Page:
The thyroid gland and its functions

thyroid gland

Thyroid is an important gland which secretes hormones that play a major role in growth and maturation of the human body as well as metabolism. Several vital body functions are regulated by this gland and its hormones and their levels vary as per changing requirements during different periods of life cycle such as growth, pregnancy or even during weather changes (Extreme hot or cold climates)

This gland is butterfly-shaped located in the front side of the neck attached to the lower part of the voicebox (or larynx) and to the upper part of the windpipe (or trachea).

The hormones produced by the thyroid gland are:

  • Tri-iodo-thyronine (T3)
  • Tetra-iodo-thyronine (T4)

Iodine

As indicated by the name, these hormones contain iodine. Iodine, being a chief component of the thyroid hormones, is an essential nutrient required for proper functioning of the thyroid gland.     We know that iodine is naturally present in drinking water and soil. However, the climate changes resulting in glaciations, flooding, changing course of rivers and deforestation are causing leaching of the iodine from the soil. This iodine deficient soil leads to low iodine content of the grains and vegetables grown in it and finally an iodine deficient diet of humans as well as animals. Low iodine levels in the diet lead to disorders such as goitre and cretinism.

We talked about T3 and T4, but there is also TSH , right? Blood test for detecting thyroid function include all three , in fact sometimes only TSH levels are estimated.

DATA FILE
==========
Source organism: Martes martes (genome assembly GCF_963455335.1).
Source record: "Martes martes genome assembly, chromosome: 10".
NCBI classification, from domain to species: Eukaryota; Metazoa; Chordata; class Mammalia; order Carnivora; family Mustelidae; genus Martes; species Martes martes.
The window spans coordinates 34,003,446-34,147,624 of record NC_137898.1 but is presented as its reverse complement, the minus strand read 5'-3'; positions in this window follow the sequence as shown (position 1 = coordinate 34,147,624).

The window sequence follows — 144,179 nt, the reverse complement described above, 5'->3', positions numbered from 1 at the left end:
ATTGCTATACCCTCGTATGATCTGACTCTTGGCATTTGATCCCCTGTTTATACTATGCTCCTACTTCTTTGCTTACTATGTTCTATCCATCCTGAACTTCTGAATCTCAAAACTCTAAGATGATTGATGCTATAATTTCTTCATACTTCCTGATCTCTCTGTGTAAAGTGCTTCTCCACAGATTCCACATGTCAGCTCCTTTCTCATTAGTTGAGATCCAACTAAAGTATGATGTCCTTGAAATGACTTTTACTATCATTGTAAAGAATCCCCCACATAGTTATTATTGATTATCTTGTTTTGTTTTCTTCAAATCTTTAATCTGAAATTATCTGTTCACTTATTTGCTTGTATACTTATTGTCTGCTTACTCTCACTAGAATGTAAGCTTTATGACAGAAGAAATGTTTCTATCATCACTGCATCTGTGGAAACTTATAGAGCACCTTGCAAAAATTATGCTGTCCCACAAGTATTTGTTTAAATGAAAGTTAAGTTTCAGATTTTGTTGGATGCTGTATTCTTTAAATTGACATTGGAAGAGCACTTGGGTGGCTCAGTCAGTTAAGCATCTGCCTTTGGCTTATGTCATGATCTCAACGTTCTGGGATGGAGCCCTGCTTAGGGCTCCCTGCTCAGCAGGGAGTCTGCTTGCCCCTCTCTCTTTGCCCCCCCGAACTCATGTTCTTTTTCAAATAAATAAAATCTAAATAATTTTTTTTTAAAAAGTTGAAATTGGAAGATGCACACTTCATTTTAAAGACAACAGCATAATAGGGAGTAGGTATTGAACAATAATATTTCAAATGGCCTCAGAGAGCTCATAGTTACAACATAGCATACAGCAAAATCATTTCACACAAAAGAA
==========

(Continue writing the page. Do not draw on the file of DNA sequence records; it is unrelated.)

TSH – Thyroid Stimulating Hormone is produced by the pituitary gland located at the base of the brain. The hypothalamus  (small part of the brain) signals the pituitary gland to produce TSH via its messenger  TRH (thyrotropin releasing hormone).

When thyroid hormone levels fall below normal, then the hypothalamus release TRH which in turn signals the pituitary to release TSH. TSH instructs the thyroid gland to secrete enough thyroid hormones to fulfill body’s current requirement.

In normal healthy individuals, the balance of these hormones is maintained in perfect harmony and adapts to changing requirements at different phases. But, in individuals who have some form of thyroid disorders all aspects of growth and development are adversely affected.

The two main disorders commonly seen in individuals are:

  1.  Hypothyroidism – Associated with poor production of thyroid hormones
  2. Hyperthyroidism- Associated with increased production of thyroid hormones.

So too much or too little of his hormone is dangerous. Often thyroid disorders have generalized symptoms but it is indeed prudent to rule out this cause before it gets too late. Especially in infants, the thyroid levels should be checked at birth itself as prolonged deficiency or excess can have irreversible life long damaging effects on growth, cognition and overall health.

References:

http://www.thyroid.ca/thyroid_gland.php

http://www.ncbi.nlm.nih.gov/pubmedhealth/PMH0072572/

http://www.ncbi.nlm.nih.gov/pmc/articles/PMC3818611/

 

Leave a Reply

Fill in your details below or click an icon to log in:

WordPress.com Logo

You are commenting using your WordPress.com account. Log Out / Change )

Twitter picture

You are commenting using your Twitter account. Log Out / Change )

Facebook photo

You are commenting using your Facebook account. Log Out / Change )

Google+ photo

You are commenting using your Google+ account. Log Out / Change )

Connecting to %s